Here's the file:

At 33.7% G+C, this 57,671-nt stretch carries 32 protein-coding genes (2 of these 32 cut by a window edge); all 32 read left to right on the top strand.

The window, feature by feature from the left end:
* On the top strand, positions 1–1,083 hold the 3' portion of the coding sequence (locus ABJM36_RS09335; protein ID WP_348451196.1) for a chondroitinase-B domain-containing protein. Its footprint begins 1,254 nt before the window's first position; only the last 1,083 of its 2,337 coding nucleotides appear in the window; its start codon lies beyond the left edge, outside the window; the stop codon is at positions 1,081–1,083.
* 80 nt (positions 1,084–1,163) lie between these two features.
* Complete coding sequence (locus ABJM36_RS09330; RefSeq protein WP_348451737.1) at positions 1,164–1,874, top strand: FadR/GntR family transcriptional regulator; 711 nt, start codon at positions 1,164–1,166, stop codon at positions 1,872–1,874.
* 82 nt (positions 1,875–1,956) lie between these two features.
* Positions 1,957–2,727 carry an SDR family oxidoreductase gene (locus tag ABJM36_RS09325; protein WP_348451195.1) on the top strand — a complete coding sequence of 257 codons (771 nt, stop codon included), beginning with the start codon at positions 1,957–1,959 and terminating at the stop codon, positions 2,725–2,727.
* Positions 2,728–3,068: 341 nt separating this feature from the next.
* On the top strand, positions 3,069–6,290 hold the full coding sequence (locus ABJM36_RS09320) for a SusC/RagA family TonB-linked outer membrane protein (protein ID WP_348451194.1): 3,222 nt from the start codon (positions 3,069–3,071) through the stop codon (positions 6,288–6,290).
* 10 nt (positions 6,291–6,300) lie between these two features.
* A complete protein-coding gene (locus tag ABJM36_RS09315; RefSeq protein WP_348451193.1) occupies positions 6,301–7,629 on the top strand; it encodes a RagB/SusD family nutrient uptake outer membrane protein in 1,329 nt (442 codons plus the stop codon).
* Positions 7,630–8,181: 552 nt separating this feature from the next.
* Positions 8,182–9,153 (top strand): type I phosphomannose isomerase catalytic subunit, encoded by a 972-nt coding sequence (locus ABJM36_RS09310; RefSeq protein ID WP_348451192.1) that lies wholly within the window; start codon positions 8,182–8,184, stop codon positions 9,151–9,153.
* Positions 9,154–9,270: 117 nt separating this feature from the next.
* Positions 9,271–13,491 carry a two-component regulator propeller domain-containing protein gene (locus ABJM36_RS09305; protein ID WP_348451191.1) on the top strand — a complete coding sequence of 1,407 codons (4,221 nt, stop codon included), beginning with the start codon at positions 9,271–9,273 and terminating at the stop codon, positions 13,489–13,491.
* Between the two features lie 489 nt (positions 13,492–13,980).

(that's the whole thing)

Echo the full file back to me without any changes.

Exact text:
At 33.7% G+C, this 57,671-nt stretch carries 32 protein-coding genes (2 of these 32 cut by a window edge); all 32 read left to right on the top strand.

The window, feature by feature from the left end:
* On the top strand, positions 1–1,083 hold the 3' portion of the coding sequence (locus ABJM36_RS09335; protein ID WP_348451196.1) for a chondroitinase-B domain-containing protein. Its footprint begins 1,254 nt before the window's first position; only the last 1,083 of its 2,337 coding nucleotides appear in the window; its start codon lies beyond the left edge, outside the window; the stop codon is at positions 1,081–1,083.
* 80 nt (positions 1,084–1,163) lie between these two features.
* Complete coding sequence (locus ABJM36_RS09330; RefSeq protein WP_348451737.1) at positions 1,164–1,874, top strand: FadR/GntR family transcriptional regulator; 711 nt, start codon at positions 1,164–1,166, stop codon at positions 1,872–1,874.
* 82 nt (positions 1,875–1,956) lie between these two features.
* Positions 1,957–2,727 carry an SDR family oxidoreductase gene (locus tag ABJM36_RS09325; protein WP_348451195.1) on the top strand — a complete coding sequence of 257 codons (771 nt, stop codon included), beginning with the start codon at positions 1,957–1,959 and terminating at the stop codon, positions 2,725–2,727.
* Positions 2,728–3,068: 341 nt separating this feature from the next.
* On the top strand, positions 3,069–6,290 hold the full coding sequence (locus ABJM36_RS09320) for a SusC/RagA family TonB-linked outer membrane protein (protein ID WP_348451194.1): 3,222 nt from the start codon (positions 3,069–3,071) through the stop codon (positions 6,288–6,290).
* 10 nt (positions 6,291–6,300) lie between these two features.
* A complete protein-coding gene (locus tag ABJM36_RS09315; RefSeq protein WP_348451193.1) occupies positions 6,301–7,629 on the top strand; it encodes a RagB/SusD family nutrient uptake outer membrane protein in 1,329 nt (442 codons plus the stop codon).
* Positions 7,630–8,181: 552 nt separating this feature from the next.
* Positions 8,182–9,153 (top strand): type I phosphomannose isomerase catalytic subunit, encoded by a 972-nt coding sequence (locus ABJM36_RS09310; RefSeq protein ID WP_348451192.1) that lies wholly within the window; start codon positions 8,182–8,184, stop codon positions 9,151–9,153.
* Positions 9,154–9,270: 117 nt separating this feature from the next.
* Positions 9,271–13,491 carry a two-component regulator propeller domain-containing protein gene (locus ABJM36_RS09305; protein ID WP_348451191.1) on the top strand — a complete coding sequence of 1,407 codons (4,221 nt, stop codon included), beginning with the start codon at positions 9,271–9,273 and terminating at the stop codon, positions 13,489–13,491.
* Between the two features lie 489 nt (positions 13,492–13,980).